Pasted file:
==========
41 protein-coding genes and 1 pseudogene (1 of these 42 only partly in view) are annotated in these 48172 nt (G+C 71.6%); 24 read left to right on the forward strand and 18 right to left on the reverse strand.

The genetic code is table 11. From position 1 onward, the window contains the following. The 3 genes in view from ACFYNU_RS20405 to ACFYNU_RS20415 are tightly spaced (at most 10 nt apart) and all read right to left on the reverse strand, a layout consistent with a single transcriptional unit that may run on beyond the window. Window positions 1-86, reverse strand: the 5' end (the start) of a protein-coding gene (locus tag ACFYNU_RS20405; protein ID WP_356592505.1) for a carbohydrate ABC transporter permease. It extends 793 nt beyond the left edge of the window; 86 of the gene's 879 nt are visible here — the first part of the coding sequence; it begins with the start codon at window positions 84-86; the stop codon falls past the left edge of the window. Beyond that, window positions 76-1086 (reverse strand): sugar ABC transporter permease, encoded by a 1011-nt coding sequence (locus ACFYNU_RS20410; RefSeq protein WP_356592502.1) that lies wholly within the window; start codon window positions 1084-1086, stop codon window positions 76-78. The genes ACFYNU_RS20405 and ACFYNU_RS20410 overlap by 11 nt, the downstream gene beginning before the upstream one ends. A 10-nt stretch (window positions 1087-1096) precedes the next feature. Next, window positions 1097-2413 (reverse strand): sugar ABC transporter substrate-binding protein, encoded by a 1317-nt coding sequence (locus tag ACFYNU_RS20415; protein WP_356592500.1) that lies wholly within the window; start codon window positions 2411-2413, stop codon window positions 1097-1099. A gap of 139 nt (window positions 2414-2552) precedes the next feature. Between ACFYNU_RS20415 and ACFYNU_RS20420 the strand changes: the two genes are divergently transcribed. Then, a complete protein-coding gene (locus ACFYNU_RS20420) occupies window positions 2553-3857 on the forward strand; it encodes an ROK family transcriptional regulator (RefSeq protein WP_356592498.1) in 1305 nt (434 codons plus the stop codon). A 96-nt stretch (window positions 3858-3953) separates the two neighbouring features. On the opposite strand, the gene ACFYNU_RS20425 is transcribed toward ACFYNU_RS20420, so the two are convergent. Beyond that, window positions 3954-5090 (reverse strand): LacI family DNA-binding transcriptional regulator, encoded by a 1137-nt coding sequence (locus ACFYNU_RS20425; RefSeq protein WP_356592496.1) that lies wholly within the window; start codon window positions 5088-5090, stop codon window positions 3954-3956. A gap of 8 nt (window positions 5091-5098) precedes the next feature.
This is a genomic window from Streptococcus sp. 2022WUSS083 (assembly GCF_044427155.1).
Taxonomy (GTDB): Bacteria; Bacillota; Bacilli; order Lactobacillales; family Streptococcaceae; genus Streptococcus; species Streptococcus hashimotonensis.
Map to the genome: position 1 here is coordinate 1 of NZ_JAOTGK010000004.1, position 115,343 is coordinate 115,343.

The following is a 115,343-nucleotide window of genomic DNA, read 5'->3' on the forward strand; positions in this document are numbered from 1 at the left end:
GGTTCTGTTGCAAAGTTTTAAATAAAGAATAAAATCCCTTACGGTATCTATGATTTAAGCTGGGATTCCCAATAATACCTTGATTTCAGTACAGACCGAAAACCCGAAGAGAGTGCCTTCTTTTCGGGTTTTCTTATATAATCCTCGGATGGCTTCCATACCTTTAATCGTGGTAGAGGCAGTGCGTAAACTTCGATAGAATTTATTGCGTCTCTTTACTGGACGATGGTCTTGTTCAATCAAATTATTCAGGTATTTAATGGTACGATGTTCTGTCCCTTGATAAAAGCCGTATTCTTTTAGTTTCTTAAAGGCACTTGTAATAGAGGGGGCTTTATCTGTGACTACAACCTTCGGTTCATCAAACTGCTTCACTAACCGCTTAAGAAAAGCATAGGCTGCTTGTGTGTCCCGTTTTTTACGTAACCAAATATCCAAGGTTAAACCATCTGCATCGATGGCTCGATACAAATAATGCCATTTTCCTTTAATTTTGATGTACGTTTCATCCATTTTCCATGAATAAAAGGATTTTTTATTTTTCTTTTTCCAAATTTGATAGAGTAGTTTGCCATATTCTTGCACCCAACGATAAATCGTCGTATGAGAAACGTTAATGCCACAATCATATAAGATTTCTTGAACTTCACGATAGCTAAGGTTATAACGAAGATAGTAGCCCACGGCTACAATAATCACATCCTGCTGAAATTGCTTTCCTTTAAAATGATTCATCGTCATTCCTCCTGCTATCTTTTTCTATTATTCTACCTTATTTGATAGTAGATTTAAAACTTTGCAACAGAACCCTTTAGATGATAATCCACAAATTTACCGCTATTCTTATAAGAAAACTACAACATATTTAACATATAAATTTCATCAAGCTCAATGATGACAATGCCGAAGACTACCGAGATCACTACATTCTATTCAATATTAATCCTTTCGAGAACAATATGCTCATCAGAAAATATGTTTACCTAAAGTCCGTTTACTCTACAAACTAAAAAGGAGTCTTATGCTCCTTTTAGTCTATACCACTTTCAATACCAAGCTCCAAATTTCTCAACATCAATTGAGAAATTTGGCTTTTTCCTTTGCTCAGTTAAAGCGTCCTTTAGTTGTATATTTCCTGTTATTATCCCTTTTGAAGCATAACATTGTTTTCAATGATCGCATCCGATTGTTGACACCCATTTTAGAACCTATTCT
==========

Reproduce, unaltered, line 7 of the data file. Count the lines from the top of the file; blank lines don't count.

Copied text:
GGTTCTGTTGCAAAGTTTTAAATAAAGAATAAAATCCCTTACGGTATCTATGATTTAAGCTGGGATTCCCAATAATACCTTGATTTCAGTACAGACCGAAAACCCGAAGAGAGTGCCTTCTTTTCGGGTTTTCTTATATAATCCTCGGATGGCTTCCATACCTTTAATCGTGGTAGAGGCAGTGCGTAAACTTCGATAGAATTTATTGCGTCTCTTTACTGGACGATGGTCTTGTTCAATCAAATTATTCAGGTATTTAATGGTACGATGTTCTGTCCCTTGATAAAAGCCGTATTCTTTTAGTTTCTTAAAGGCACTTGTAATAGAGGGGGCTTTATCTGTGACTACAACCTTCGGTTCATCAAACTGCTTCACTAACCGCTTAAGAAAAGCATAGGCTGCTTGTGTGTCCCGTTTTTTACGTAACCAAATATCCAAGGTTAAACCATCTGCATCGATGGCTCGATACAAATAATGCCATTTTCCTTTAATTTTGATGTACGTTTCATCCATTTTCCATGAATAAAAGGATTTTTTATTTTTCTTTTTCCAAATTTGATAGAGTAGTTTGCCATATTCTTGCACCCAACGATAAATCGTCGTATGAGAAACGTTAATGCCACAATCATATAAGATTTCTTGAACTTCACGATAGCTAAGGTTATAACGAAGATAGTAGCCCACGGCTACAATAATCACATCCTGCTGAAATTGCTTTCCTTTAAAATGATTCATCGTCATTCCTCCTGCTATCTTTTTCTATTATTCTACCTTATTTGATAGTAGATTTAAAACTTTGCAACAGAACCCTTTAGATGATAATCCACAAATTTACCGCTATTCTTATAAGAAAACTACAACATATTTAACATATAAATTTCATCAAGCTCAATGATGACAATGCCGAAGACTACCGAGATCACTACATTCTATTCAATATTAATCCTTTCGAGAACAATATGCTCATCAGAAAATATGTTTACCTAAAGTCCGTTTACTCTACAAACTAAAAAGGAGTCTTATGCTCCTTTTAGTCTATACCACTTTCAATACCAAGCTCCAAATTTCTCAACATCAATTGAGAAATTTGGCTTTTTCCTTTGCTCAGTTAAAGCGTCCTTTAGTTGTATATTTCCTGTTATTATCCCTTTTGAAGCATAACATTGTTTTCAATGATCGCATCCGATTGTTGACACCCATTTTAGAACCTATTCT